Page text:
All You Need to Know About the Chocolate Hills in the Philippines 

Here's everything from the history and geography of Bohol's natural wonder to the best way to get there.

Philippines, Chocolate Hills at sunrise
Photo: Getty Images

Located on the island of Bohol in the Philippines, the Chocolate Hills are a slight mystery to locals and visitors alike. Sometimes called the "Eighth Wonder of the World," the Chocolate Hills are the Philippines' third National Geological Monument, established in 1988, and even appear on Bohol's local flag.

The attraction is exactly what it sounds like: rounded hills located at the center of the tiny island that go brown in color during the dry season so they end up looking like giant chocolate truffles.

Geologists categorize the landforms as "conical karst topography." Layman's terms: these hills are leftover limestone deposits from a time when streams and rivers were far above sea level. Rainfall and other natural water sources slowly created the dips and valleys the island has become so famous for.

For the sake of folklore and everything fun, there are a few other ideas on how this area came to be. One local legend says the hills are the aftermath of a fight between two giants who spent days hurling stones at each other before finally giving up. Another idea states that the hills are the tears of a giant grieving the death of a mortal woman he had fallen in love with.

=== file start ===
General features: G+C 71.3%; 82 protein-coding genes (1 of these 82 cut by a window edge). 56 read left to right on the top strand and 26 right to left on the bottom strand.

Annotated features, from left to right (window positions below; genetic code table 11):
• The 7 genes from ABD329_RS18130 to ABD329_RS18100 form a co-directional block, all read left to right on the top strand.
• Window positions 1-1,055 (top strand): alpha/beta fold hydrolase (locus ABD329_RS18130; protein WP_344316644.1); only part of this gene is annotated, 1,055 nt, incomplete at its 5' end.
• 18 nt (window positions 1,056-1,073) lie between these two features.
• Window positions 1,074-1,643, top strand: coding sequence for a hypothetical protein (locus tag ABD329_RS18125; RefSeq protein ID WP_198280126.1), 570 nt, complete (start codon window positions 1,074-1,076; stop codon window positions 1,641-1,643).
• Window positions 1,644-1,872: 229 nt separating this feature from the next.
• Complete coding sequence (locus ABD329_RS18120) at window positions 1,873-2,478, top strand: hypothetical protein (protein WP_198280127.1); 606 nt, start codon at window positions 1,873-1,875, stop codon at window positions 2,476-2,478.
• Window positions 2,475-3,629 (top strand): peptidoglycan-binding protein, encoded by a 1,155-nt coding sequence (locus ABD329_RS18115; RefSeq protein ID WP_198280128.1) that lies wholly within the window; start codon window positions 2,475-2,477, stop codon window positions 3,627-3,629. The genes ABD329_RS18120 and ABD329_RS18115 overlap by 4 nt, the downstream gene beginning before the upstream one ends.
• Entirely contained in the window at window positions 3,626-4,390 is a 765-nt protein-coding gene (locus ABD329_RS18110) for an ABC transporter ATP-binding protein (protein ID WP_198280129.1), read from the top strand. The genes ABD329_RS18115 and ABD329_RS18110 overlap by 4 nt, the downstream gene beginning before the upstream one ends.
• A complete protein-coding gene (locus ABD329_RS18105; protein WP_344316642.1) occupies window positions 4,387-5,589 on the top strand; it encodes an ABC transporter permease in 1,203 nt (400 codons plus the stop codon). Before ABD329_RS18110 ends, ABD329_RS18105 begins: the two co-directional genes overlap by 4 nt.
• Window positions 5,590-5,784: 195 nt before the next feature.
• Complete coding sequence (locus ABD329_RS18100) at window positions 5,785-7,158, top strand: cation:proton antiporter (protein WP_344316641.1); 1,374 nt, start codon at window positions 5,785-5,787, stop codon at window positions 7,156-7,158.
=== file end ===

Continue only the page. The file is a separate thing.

The Chocolate Hills are not very high, ranging from 100 feet to just 165 feet high — though the largest recorded is around 395 feet tall. However, they cover about 20 square miles and can be seen from the towns of Batuan, Sagbayan, Bilar, and Carmen.

The hills are most easily accessed from a two-hour ferry ride from Cebu to Tagbilaran, the capital of Bohol. You can also fly into Bohol-Panglao Airport from Manila, or travel to the island by boat from Manila, Siquijor, and various other ports of call.

Be warned: You won't be able to climb the hills — aside from the 214 steps to the observation deck at the Chocolate Hills Complex, a resort atop the biggest hill, in the town of Carmen. The complex also includes accommodations, a restaurant, and a gift shop. There's another great viewing deck in the nearby town of Sagbayan, where the hills also offer a peek of the sea between Bohol and Cebu. 

There's no clear count as to how many hills there are exactly — some say 1,268, while others have counted as high as 1,776. Trees and shrubbery refuse to grow on these curious slopes, mostly due to a noxious weed called cogongrass that replaced much of the native vegetation on the hills. All of this being said, it's clear the Chocolate Hills are worth a spot on any world traveler's must-see list.

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